Agree about Rover tickets, shame there's not as much to do on them nowadays! My last rover was a North East when the ATN 37s were working on my doorstep, a Freedom of Wales Rover might be appealing if the rumoured working some off this summer....

ChrisCooper said:
It tends to depend on what I am travelling for, and how well I can guarantee to be back at the station on time. If I'm on a railtour or preserve railway gala, I don't tend to book, since I have plenty of experiance of missing planned trains on those occasions, and after a long day out, I don't fancy waiting ages for my booked train if I'm on time but have booked a later one incase of delays.
For railtours I don't even normally dare risk going on the train for them, in case I don't get back! Unless a tour is quite local or there is a heavy margin for delays, I will go by car to it, or (if - for example - from London) make a weekend of it and stay down there. Been involved in too many farces in the past, think my record was 200 minutes late back at Bristol.
 

yorkie

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Cockfosters said:
Then what is the point in TOCs pushing reservations - which are meant to guaruntee you a seat - if they don't provide it just because some fool forgot to print them?!
I've never heard that excuse, it normally only happens due to a quick turnaround from an incoming delayed service.

I do think you'd get into FC if you couldn't get a seat and had a reservation though. Maybe not on GNER as they are "desperate" especially as FC is concerned, but on most TOCs you would I'd have thought.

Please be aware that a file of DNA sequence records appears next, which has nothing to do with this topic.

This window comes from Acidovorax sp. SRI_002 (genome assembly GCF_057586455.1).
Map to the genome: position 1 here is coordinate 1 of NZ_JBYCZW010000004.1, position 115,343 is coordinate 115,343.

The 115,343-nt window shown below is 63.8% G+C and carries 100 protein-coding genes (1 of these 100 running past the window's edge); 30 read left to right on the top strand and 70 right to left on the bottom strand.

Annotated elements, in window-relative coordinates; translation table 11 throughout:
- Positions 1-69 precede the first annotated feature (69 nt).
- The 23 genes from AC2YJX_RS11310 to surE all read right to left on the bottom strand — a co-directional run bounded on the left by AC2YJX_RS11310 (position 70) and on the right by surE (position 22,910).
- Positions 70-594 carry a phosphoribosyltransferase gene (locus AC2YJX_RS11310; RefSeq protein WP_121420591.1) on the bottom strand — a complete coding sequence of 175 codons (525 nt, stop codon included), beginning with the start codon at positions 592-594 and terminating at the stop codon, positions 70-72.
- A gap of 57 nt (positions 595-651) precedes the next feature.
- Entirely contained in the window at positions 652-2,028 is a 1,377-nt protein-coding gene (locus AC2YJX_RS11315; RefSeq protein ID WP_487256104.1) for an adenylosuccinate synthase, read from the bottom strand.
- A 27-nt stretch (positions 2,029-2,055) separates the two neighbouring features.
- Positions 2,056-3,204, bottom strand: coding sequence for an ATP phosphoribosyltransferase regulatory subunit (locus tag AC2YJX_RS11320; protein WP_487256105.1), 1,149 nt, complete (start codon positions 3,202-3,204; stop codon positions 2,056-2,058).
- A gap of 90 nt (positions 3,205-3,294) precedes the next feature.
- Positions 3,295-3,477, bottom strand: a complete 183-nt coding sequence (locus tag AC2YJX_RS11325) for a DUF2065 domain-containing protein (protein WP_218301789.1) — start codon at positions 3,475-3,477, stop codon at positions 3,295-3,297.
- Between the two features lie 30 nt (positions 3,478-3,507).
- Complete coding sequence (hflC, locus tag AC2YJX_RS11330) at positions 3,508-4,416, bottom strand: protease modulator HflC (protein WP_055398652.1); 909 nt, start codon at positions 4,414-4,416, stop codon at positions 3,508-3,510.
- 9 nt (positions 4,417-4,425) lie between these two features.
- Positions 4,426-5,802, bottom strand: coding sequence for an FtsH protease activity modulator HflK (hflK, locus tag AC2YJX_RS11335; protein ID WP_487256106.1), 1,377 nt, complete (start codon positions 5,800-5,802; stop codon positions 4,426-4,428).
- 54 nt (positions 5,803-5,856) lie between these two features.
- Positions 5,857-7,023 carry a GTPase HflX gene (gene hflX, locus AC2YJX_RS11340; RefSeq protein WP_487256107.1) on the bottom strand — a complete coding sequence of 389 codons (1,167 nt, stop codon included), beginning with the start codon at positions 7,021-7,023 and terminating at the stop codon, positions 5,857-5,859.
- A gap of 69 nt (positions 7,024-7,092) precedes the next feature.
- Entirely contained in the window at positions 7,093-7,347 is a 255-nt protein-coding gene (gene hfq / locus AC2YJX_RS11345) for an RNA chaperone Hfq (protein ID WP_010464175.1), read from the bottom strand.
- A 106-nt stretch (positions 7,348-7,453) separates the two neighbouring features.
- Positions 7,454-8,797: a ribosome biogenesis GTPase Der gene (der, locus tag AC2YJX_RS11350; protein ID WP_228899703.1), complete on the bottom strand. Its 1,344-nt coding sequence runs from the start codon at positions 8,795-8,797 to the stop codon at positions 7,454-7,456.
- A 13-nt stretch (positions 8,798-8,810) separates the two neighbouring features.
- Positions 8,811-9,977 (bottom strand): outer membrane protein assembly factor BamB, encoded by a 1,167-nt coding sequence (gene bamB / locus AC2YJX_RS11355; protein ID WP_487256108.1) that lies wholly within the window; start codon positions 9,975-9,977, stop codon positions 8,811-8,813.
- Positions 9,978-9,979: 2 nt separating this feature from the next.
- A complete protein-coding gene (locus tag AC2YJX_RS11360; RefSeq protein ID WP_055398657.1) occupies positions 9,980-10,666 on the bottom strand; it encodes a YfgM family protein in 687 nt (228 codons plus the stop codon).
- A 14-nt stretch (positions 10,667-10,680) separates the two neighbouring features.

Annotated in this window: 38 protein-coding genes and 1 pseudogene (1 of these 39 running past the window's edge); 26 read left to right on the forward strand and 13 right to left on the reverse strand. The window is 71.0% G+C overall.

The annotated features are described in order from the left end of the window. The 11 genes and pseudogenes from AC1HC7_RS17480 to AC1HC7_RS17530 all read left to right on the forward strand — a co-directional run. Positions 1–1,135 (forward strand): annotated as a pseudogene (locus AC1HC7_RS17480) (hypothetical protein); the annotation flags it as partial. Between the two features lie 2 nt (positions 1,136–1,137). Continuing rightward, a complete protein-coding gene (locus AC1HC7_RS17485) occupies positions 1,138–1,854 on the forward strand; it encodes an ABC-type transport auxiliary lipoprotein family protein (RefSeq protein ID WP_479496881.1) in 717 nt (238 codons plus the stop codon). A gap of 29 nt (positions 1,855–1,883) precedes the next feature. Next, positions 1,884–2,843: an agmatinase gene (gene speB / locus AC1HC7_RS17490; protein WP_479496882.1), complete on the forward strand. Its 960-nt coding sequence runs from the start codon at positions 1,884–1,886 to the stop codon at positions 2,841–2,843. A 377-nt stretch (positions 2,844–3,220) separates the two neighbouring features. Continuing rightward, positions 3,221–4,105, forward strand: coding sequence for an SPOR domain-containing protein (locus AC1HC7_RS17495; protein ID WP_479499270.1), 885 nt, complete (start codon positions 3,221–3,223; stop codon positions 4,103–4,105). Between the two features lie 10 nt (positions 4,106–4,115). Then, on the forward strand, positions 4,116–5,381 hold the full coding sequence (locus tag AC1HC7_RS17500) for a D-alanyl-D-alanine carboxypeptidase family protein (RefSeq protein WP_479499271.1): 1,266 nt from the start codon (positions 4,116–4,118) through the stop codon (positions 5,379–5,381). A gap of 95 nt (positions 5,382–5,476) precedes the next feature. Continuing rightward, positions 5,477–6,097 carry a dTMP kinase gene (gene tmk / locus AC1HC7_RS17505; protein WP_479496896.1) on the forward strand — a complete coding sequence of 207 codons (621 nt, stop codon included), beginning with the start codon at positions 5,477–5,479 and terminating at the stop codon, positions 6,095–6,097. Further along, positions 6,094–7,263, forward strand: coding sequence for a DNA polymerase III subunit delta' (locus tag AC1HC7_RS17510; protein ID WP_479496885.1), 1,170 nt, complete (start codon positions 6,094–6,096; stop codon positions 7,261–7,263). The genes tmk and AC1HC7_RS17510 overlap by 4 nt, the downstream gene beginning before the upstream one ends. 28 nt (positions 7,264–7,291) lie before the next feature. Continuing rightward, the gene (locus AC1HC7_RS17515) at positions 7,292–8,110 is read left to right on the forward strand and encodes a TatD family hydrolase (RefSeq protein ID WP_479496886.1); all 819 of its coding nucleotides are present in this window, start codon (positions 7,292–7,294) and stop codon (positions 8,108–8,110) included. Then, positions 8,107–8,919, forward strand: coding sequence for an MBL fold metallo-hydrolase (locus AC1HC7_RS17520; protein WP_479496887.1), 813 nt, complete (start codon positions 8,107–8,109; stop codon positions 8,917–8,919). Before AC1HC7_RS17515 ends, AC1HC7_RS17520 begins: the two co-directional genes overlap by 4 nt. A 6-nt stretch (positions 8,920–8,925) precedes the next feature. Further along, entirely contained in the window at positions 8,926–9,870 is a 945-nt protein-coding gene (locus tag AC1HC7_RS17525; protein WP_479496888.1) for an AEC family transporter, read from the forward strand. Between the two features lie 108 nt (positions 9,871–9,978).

theblackwatch

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yorkie said:
I've never heard that excuse, it normally only happens due to a quick turnaround from an incoming delayed service.
I've also heard the failure of the machine which prints the labels given as a reason on several occasions.
 

metrocammel

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theblackwatch said:
I've also heard the failure of the machine which prints the labels given as a reason on several occasions.
By far the most common reason on the Voyagers/Pendo's is the failure of the on board computer system, which shows the information on the little screens.

Regarding GNER's policy of "moving" people back to standard after their meals, I knew about this, and I expected "one" to be the same... but no, there was no problem about me staying in the FC coach until Norwich.. or the little swing bridge near Crown Point, as I took the opportunity to phot some of the newly arrived DVT's.
 

ChrisCooper